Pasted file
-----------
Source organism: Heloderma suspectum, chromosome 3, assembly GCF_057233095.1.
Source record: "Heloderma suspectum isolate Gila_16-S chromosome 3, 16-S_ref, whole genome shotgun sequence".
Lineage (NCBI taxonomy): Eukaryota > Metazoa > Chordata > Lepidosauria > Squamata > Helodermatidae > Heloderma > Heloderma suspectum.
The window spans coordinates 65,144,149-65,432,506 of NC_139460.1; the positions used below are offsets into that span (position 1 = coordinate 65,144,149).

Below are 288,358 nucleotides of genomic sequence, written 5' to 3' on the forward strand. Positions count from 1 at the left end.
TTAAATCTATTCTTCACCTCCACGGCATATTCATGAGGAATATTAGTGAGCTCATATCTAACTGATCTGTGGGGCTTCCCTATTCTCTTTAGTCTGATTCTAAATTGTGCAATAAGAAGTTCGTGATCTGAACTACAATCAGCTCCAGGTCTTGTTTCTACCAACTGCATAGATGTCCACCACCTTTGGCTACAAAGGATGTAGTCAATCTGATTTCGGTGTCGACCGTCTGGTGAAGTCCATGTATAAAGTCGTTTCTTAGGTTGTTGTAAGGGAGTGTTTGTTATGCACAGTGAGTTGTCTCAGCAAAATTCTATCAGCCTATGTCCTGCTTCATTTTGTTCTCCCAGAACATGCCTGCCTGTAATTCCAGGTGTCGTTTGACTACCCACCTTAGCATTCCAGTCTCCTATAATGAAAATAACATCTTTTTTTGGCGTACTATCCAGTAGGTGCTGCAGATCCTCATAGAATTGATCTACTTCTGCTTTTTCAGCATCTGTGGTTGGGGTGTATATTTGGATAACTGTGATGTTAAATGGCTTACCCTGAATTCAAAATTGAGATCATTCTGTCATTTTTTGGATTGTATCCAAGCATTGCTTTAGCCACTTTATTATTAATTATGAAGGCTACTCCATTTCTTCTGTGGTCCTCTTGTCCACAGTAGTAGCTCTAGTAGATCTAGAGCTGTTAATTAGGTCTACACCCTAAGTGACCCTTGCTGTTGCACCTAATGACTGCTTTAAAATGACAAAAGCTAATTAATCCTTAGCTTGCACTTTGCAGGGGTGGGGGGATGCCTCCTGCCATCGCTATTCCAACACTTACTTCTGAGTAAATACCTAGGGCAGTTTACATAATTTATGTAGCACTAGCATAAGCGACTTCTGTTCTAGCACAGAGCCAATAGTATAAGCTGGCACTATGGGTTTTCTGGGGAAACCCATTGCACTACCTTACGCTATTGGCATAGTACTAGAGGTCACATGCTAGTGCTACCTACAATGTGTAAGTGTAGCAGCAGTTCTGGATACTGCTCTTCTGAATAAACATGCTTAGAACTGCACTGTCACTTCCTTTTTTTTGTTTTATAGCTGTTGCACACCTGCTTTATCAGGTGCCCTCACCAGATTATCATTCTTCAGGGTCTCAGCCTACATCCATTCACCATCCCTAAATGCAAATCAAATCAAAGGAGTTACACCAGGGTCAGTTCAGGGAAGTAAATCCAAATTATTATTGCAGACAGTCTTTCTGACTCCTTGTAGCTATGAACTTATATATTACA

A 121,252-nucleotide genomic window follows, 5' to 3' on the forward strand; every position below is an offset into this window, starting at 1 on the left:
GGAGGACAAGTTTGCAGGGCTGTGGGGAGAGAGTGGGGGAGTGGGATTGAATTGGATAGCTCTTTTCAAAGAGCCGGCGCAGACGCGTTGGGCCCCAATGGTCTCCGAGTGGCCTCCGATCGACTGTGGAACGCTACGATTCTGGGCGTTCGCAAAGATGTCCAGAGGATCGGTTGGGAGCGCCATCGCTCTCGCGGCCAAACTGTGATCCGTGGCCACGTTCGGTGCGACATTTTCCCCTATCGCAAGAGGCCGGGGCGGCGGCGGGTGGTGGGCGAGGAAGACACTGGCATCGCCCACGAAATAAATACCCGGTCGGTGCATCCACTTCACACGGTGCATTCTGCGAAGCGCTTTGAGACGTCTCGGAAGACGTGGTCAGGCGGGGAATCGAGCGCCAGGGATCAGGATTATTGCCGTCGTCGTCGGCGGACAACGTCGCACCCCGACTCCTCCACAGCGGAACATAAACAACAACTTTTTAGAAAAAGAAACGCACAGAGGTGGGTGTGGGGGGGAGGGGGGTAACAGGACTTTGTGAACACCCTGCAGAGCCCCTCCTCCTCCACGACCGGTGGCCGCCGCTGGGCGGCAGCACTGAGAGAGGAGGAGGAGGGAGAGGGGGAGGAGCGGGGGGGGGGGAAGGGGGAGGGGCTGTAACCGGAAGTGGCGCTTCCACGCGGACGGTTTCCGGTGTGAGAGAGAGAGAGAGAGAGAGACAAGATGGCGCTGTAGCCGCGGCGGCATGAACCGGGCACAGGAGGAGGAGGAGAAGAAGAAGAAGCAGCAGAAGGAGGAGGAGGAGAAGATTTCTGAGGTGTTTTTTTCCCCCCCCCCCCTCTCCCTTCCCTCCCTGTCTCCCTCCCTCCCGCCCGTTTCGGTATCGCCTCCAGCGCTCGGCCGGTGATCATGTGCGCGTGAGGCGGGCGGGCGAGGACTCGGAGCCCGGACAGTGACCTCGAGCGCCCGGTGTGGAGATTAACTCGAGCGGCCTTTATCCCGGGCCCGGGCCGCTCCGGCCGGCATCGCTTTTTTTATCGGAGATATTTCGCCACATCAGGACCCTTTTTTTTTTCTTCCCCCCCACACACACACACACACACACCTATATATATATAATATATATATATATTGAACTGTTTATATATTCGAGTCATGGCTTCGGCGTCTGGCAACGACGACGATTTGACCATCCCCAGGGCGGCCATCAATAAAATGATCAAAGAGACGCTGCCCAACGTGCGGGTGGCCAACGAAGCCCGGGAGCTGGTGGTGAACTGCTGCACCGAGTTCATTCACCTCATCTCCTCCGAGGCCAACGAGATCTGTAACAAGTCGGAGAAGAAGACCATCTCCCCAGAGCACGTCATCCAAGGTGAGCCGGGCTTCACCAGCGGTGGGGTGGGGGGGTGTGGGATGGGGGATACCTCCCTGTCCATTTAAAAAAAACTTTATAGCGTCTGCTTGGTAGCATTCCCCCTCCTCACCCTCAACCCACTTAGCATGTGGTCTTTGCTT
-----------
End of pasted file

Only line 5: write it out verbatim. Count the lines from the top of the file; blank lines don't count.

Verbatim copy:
Below are 288,358 nucleotides of genomic sequence, written 5' to 3' on the forward strand. Positions count from 1 at the left end.